Section: New Results
Analyzing LoRa long-range, low-power, wide-area networks using stochastic geometry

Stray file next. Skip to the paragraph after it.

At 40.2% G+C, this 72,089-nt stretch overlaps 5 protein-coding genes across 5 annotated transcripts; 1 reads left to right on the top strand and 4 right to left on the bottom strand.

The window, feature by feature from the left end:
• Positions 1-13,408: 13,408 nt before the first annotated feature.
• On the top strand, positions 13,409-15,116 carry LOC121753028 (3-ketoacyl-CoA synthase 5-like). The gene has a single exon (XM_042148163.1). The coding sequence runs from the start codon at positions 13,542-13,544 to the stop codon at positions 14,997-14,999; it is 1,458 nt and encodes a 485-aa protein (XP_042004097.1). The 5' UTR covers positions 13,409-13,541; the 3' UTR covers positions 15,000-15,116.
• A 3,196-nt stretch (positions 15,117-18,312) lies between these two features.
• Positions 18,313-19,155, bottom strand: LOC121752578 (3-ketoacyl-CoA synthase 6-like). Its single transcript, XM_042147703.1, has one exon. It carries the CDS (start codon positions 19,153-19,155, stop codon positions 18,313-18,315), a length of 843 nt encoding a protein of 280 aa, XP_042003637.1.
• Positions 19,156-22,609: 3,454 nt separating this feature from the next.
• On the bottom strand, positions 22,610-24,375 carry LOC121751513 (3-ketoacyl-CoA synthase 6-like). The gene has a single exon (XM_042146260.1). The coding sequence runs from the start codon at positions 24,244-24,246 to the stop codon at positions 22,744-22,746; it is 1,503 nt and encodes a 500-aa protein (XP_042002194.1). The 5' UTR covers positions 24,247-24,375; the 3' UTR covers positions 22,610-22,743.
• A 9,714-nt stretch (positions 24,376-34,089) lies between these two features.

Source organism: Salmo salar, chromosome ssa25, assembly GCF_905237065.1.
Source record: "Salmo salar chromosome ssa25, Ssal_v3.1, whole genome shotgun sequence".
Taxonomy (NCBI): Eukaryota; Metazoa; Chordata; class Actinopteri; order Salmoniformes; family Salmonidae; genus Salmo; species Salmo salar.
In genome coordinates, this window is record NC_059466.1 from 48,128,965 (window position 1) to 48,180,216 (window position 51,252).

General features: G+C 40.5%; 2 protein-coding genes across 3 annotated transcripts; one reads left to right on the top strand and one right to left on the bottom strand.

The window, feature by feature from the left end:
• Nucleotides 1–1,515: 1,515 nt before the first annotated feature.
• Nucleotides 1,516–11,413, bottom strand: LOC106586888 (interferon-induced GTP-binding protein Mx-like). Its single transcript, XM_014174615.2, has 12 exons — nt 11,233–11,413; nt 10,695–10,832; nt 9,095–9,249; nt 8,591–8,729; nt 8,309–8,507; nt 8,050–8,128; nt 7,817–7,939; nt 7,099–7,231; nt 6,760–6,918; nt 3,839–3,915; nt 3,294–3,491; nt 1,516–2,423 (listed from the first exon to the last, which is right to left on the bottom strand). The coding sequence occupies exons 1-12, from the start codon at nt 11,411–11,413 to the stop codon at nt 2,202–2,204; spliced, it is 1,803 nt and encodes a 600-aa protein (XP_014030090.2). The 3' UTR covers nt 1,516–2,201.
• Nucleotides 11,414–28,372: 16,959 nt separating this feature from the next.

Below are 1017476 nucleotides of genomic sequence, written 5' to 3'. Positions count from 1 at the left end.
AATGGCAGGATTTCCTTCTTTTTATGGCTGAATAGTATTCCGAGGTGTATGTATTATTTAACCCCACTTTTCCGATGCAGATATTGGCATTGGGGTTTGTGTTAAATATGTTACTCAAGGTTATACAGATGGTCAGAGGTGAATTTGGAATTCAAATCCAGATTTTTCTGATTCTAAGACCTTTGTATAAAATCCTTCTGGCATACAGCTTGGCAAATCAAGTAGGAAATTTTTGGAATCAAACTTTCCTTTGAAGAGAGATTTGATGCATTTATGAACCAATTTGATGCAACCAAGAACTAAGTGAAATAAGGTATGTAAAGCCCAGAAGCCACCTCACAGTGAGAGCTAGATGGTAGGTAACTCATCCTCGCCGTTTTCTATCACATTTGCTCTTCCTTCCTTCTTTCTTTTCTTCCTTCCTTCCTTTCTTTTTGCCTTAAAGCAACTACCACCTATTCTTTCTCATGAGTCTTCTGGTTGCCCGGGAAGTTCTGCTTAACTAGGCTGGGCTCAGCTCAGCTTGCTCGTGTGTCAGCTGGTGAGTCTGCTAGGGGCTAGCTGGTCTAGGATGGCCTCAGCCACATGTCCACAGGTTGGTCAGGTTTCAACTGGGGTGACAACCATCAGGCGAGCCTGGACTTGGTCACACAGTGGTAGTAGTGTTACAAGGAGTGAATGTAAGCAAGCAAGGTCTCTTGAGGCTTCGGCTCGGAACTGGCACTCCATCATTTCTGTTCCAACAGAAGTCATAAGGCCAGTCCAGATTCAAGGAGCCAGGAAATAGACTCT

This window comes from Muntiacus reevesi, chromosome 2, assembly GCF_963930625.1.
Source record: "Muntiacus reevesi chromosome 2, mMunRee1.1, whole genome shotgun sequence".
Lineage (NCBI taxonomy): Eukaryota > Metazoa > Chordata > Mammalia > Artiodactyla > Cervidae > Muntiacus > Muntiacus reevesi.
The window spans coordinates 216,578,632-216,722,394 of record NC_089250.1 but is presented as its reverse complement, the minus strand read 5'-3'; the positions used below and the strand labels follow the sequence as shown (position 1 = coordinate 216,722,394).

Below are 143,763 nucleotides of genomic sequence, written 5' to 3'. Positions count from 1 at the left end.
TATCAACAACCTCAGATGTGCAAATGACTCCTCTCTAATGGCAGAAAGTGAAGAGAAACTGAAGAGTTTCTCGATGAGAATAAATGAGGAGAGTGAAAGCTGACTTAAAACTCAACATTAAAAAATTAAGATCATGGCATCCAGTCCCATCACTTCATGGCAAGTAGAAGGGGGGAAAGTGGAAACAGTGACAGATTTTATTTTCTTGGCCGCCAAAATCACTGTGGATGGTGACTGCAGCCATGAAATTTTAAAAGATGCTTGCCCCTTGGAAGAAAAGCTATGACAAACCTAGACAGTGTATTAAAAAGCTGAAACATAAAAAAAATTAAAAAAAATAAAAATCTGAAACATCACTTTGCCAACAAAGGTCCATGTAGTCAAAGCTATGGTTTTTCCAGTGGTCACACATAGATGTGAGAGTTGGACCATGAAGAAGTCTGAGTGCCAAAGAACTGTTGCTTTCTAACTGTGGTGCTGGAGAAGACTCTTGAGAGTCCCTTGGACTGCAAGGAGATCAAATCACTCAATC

In  submitted this year, we present a simple, stochastic-geometric model of a wireless access network exploiting the LoRA (Long Range) protocol, which is a non-expensive technology allowing for long-range, single-hop connectivity for the Internet of Things. We assume a space-time Poisson model of packets transmitted by LoRA nodes to a fixed base station. Following previous studies of the impact of interference, we assume that a given packet is successfully received when no interfering packet arrives with similar power before the given packet payload phase. This is as a consequence of LoRa using different transmission rates for different link budgets (transmissions with smaller received powers use larger spreading factors) and LoRa intra-technology interference treatment. Using our model, we study the scaling of the packet reception probabilities per link budget as a function of the spatial density of nodes and their rate of transmissions. We consider both the parameter values recommended by the LoRa provider, as well as proposing LoRa tuning to improve the equality of performance for all link budgets. We also consider spatially non-homogeneous distributions of LoRa nodes. We show also how a fair comparison to non-slotted Aloha can be made within the same framework.